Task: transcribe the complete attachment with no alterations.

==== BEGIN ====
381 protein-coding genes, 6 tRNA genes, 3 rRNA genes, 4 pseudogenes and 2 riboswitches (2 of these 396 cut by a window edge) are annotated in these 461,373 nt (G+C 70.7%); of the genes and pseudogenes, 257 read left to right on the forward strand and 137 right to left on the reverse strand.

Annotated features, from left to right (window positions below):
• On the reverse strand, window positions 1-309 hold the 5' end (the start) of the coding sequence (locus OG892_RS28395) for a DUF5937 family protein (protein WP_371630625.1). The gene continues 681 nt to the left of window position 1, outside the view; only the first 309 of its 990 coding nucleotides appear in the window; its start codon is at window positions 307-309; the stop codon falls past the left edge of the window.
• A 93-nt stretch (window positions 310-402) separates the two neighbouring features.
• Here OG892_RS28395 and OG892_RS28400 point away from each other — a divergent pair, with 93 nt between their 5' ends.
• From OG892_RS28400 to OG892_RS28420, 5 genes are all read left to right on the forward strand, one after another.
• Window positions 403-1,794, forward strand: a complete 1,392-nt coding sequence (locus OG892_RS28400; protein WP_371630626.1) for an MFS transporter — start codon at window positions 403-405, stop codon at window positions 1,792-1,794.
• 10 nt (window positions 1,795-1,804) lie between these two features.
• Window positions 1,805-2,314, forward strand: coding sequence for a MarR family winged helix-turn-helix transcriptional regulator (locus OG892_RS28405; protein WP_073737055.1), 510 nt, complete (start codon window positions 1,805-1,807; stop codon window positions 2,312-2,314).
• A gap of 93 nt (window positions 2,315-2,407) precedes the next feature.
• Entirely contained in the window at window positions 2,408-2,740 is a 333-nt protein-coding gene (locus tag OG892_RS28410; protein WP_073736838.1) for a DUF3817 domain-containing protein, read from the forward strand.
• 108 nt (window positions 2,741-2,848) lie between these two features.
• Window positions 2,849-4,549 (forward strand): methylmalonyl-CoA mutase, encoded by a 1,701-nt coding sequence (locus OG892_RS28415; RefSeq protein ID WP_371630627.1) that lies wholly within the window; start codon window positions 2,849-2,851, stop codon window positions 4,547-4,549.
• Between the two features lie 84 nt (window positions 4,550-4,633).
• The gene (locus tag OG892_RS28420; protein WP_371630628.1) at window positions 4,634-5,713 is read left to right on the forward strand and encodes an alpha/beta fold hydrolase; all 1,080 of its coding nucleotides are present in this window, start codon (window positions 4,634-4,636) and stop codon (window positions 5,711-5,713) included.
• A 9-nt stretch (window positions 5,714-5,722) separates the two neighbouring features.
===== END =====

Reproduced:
381 protein-coding genes, 6 tRNA genes, 3 rRNA genes, 4 pseudogenes and 2 riboswitches (2 of these 396 cut by a window edge) are annotated in these 461,373 nt (G+C 70.7%); of the genes and pseudogenes, 257 read left to right on the forward strand and 137 right to left on the reverse strand.

Annotated features, from left to right (window positions below):
• On the reverse strand, window positions 1-309 hold the 5' end (the start) of the coding sequence (locus OG892_RS28395) for a DUF5937 family protein (protein WP_371630625.1). The gene continues 681 nt to the left of window position 1, outside the view; only the first 309 of its 990 coding nucleotides appear in the window; its start codon is at window positions 307-309; the stop codon falls past the left edge of the window.
• A 93-nt stretch (window positions 310-402) separates the two neighbouring features.
• Here OG892_RS28395 and OG892_RS28400 point away from each other — a divergent pair, with 93 nt between their 5' ends.
• From OG892_RS28400 to OG892_RS28420, 5 genes are all read left to right on the forward strand, one after another.
• Window positions 403-1,794, forward strand: a complete 1,392-nt coding sequence (locus OG892_RS28400; protein WP_371630626.1) for an MFS transporter — start codon at window positions 403-405, stop codon at window positions 1,792-1,794.
• 10 nt (window positions 1,795-1,804) lie between these two features.
• Window positions 1,805-2,314, forward strand: coding sequence for a MarR family winged helix-turn-helix transcriptional regulator (locus OG892_RS28405; protein WP_073737055.1), 510 nt, complete (start codon window positions 1,805-1,807; stop codon window positions 2,312-2,314).
• A gap of 93 nt (window positions 2,315-2,407) precedes the next feature.
• Entirely contained in the window at window positions 2,408-2,740 is a 333-nt protein-coding gene (locus tag OG892_RS28410; protein WP_073736838.1) for a DUF3817 domain-containing protein, read from the forward strand.
• 108 nt (window positions 2,741-2,848) lie between these two features.
• Window positions 2,849-4,549 (forward strand): methylmalonyl-CoA mutase, encoded by a 1,701-nt coding sequence (locus OG892_RS28415; RefSeq protein ID WP_371630627.1) that lies wholly within the window; start codon window positions 2,849-2,851, stop codon window positions 4,547-4,549.
• Between the two features lie 84 nt (window positions 4,550-4,633).
• The gene (locus tag OG892_RS28420; protein WP_371630628.1) at window positions 4,634-5,713 is read left to right on the forward strand and encodes an alpha/beta fold hydrolase; all 1,080 of its coding nucleotides are present in this window, start codon (window positions 4,634-4,636) and stop codon (window positions 5,711-5,713) included.
• A 9-nt stretch (window positions 5,714-5,722) separates the two neighbouring features.